The circuit design was fairly simple, given the electronic shortage, there was not a ton of options as far as IC chips went. I used a fairly common Lipo charging IC, along with a TI amplifier chip good for 120mW per channel (Way more then I needed, but it led to a simpler design vs op-amps etc.)
I then scaled the resistance down for a typical Baxandall tone control from 500k to ~50k impedance, since the source is the power amplifier output which is very low, and the lowered resistance would reduce any noise. Although given a 1V/V amplification scheme and the large initial voltage, noise is not really a concern here.
Worth noting the THD was also considered, the TI chip quotes 0.02%, but in practice is worse given my low load. An op-amp could do much better, but again as a tube guitar amplifier is the sound source, the small amount of THD added here is insignificant.
I ordered a cheap aluminum box off Amazon that had slots for a circuit board to slide into it. I used 40mm of the 100mm length for the board, and figured the rest would be mounting locations for a power resistor and inductors etc.
Being aluminum, it will act as a heatsink, so no internal fan is needed.
Also worth noting, Ideally this would have been charged via USB, but I lack the tools to make a clean looking cutout for a USB port. So i instead opted to just power it from 9-12V DC. Future mods may include 2 power jacks, one for normal 9-12V, one wired to support the typical -9V pedal power used for most pedal boards (-9V due to center being negative, as opposed to most general devices and power supplies being center positive.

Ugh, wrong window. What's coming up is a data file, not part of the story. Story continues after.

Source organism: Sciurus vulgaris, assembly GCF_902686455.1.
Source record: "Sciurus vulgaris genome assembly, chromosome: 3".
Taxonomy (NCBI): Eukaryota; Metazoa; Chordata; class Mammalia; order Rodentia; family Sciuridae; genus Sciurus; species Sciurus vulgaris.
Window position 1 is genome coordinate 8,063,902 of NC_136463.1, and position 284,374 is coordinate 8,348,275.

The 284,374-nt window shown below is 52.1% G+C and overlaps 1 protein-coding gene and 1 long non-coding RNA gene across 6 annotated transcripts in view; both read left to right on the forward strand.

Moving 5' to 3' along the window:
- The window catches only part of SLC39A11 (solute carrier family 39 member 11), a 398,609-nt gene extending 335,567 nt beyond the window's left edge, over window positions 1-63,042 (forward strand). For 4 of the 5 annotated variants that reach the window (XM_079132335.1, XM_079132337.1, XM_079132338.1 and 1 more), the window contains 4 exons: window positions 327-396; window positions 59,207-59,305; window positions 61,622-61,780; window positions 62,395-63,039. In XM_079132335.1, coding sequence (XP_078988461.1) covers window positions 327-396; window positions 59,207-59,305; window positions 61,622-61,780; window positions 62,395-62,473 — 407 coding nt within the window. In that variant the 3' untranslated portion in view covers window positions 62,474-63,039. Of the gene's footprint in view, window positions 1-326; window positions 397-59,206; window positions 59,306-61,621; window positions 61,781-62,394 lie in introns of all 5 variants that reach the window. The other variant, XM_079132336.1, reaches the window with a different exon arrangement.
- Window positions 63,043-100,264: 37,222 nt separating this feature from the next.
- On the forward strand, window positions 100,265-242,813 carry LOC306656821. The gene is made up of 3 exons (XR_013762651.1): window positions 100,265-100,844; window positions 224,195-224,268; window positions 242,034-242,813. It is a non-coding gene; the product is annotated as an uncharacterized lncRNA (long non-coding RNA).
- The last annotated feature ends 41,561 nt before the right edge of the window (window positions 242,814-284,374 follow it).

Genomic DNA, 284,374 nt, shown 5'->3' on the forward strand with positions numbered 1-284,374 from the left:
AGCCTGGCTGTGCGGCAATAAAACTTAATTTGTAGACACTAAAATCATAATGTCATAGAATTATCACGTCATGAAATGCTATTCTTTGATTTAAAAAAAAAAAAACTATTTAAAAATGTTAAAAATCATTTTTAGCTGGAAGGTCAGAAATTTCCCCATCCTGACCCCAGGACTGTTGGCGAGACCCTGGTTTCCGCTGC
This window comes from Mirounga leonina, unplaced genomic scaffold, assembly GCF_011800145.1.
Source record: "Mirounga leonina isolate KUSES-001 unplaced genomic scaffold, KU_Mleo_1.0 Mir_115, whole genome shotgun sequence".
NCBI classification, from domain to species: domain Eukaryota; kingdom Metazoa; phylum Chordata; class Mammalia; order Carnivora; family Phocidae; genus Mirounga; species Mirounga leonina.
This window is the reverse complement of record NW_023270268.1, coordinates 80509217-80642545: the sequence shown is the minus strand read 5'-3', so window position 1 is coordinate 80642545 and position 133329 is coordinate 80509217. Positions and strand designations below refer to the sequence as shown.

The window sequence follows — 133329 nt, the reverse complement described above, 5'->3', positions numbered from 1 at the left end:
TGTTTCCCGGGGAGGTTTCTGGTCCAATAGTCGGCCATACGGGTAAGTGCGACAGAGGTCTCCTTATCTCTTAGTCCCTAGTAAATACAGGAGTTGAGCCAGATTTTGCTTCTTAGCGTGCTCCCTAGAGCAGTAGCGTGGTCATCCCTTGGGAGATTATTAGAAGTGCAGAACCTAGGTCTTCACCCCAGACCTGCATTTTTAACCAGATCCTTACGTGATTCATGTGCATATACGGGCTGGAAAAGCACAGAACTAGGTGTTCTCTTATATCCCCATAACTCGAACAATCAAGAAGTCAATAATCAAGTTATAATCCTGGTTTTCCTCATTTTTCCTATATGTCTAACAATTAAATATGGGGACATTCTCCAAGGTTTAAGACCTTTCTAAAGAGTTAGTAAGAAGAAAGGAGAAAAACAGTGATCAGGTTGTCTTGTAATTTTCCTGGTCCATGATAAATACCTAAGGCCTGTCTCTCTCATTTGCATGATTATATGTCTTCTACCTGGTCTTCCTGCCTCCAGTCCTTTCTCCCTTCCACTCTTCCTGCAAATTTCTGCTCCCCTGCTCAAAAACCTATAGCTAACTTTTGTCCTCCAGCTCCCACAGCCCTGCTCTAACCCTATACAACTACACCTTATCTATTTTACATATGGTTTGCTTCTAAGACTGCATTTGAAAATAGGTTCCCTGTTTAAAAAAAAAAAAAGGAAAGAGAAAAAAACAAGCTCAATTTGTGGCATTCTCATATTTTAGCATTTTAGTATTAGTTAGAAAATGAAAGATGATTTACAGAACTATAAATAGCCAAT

Ran a simulation of approximate component values I was planning on using. The circuit idea here is from here. It is worth noting this site has a lot of good explanation around guitar amps and tube amps. If you want to build your own, it is a nice reference. The first trough is a high impedance designed to mimic the resonant point of the mechanical speaker, and the high frequency roll-off is again mimicking the increasing impedance to higher frequency due to the inductance of the speaker coil and mechanics.
Modern inductors are designed for high frequency power supplies. It is harder to buy an off the shelf inductor designed for low frequency like audio that can handle large currents on the order of a few amps.
From my simulation, I could tell for a 10W load, I needed to handle peaks of 1.5A at least... In reality more was probably needed, but I also figure if my inductor saturates at higher power levels, that might just be something I live with here. Unlike a power supply, saturation here would just lead to more THD and not catastrophic failures.
Here is a good online calculator I found for this, that makes things very easy due to the large amount of unit options, there is less messing around in excel or on paper to balance everything out
There are 2 options for low frequency inductors:
- Historically accurate iron core inductor (Basically a transformer with a single winding since Iron cores are much better for lower frequency inductors.)
- Find a large low permeability torrid that can handle enough windings to meet the inductance needed (25mH in this case is my worst one).
I initially chose to go with option 2 since it seemed easier, and my inductance was low enough it can be achieved without thousands of turns of wire (Or so I thought). I then spent way to long searching Digikey and manufacturer web pages to find something that was not huge, but met the current and reasonable amount of turns requirements. Turns out the 500uH inductor was doable with a modest torrid. The 25mH inductor on the other hand really needed to be silicon steel like a transformer or choke design. There was no readily available ferrite that met my needs.
The 500uH Inductor:
I bought a 30mm torrid and wound #24 magnetic wire around it, I wound something like 60 turns...Read more »